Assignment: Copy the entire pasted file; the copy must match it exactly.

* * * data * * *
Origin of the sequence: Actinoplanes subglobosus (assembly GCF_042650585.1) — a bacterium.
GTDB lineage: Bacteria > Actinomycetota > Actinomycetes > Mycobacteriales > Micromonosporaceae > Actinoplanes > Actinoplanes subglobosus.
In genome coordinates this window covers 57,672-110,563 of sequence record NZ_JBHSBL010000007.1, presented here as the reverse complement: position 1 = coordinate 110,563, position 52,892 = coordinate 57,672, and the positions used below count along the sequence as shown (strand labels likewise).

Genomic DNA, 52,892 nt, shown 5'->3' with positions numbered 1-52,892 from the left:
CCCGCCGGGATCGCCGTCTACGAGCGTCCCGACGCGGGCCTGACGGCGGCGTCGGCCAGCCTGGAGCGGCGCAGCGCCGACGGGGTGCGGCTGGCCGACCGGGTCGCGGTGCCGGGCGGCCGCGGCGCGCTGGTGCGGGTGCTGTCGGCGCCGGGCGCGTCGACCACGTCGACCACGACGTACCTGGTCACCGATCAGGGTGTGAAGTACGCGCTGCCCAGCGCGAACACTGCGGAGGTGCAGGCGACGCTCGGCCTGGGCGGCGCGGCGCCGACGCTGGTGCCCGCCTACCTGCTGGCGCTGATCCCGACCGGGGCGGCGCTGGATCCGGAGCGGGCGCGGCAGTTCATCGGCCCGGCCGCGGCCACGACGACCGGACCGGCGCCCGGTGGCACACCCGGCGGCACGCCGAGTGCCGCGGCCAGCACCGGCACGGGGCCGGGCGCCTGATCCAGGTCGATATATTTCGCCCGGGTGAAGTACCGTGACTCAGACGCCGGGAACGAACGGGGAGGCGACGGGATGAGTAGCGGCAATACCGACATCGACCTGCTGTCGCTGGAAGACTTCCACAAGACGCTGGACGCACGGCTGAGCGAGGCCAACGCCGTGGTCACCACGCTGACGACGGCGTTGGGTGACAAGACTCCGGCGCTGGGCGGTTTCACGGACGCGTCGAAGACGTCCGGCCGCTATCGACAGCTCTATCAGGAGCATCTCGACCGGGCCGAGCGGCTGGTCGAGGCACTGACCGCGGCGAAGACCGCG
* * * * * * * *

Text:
Origin of the sequence: Actinoplanes subglobosus (assembly GCF_042650585.1) — a bacterium.
GTDB lineage: Bacteria > Actinomycetota > Actinomycetes > Mycobacteriales > Micromonosporaceae > Actinoplanes > Actinoplanes subglobosus.
In genome coordinates this window covers 57,672-110,563 of sequence record NZ_JBHSBL010000007.1, presented here as the reverse complement: position 1 = coordinate 110,563, position 52,892 = coordinate 57,672, and the positions used below count along the sequence as shown (strand labels likewise).

Genomic DNA, 52,892 nt, shown 5'->3' with positions numbered 1-52,892 from the left:
CCCGCCGGGATCGCCGTCTACGAGCGTCCCGACGCGGGCCTGACGGCGGCGTCGGCCAGCCTGGAGCGGCGCAGCGCCGACGGGGTGCGGCTGGCCGACCGGGTCGCGGTGCCGGGCGGCCGCGGCGCGCTGGTGCGGGTGCTGTCGGCGCCGGGCGCGTCGACCACGTCGACCACGACGTACCTGGTCACCGATCAGGGTGTGAAGTACGCGCTGCCCAGCGCGAACACTGCGGAGGTGCAGGCGACGCTCGGCCTGGGCGGCGCGGCGCCGACGCTGGTGCCCGCCTACCTGCTGGCGCTGATCCCGACCGGGGCGGCGCTGGATCCGGAGCGGGCGCGGCAGTTCATCGGCCCGGCCGCGGCCACGACGACCGGACCGGCGCCCGGTGGCACACCCGGCGGCACGCCGAGTGCCGCGGCCAGCACCGGCACGGGGCCGGGCGCCTGATCCAGGTCGATATATTTCGCCCGGGTGAAGTACCGTGACTCAGACGCCGGGAACGAACGGGGAGGCGACGGGATGAGTAGCGGCAATACCGACATCGACCTGCTGTCGCTGGAAGACTTCCACAAGACGCTGGACGCACGGCTGAGCGAGGCCAACGCCGTGGTCACCACGCTGACGACGGCGTTGGGTGACAAGACTCCGGCGCTGGGCGGTTTCACGGACGCGTCGAAGACGTCCGGCCGCTATCGACAGCTCTATCAGGAGCATCTCGACCGGGCCGAGCGGCTGGTCGAGGCACTGACCGCGGCGAAGACCGCG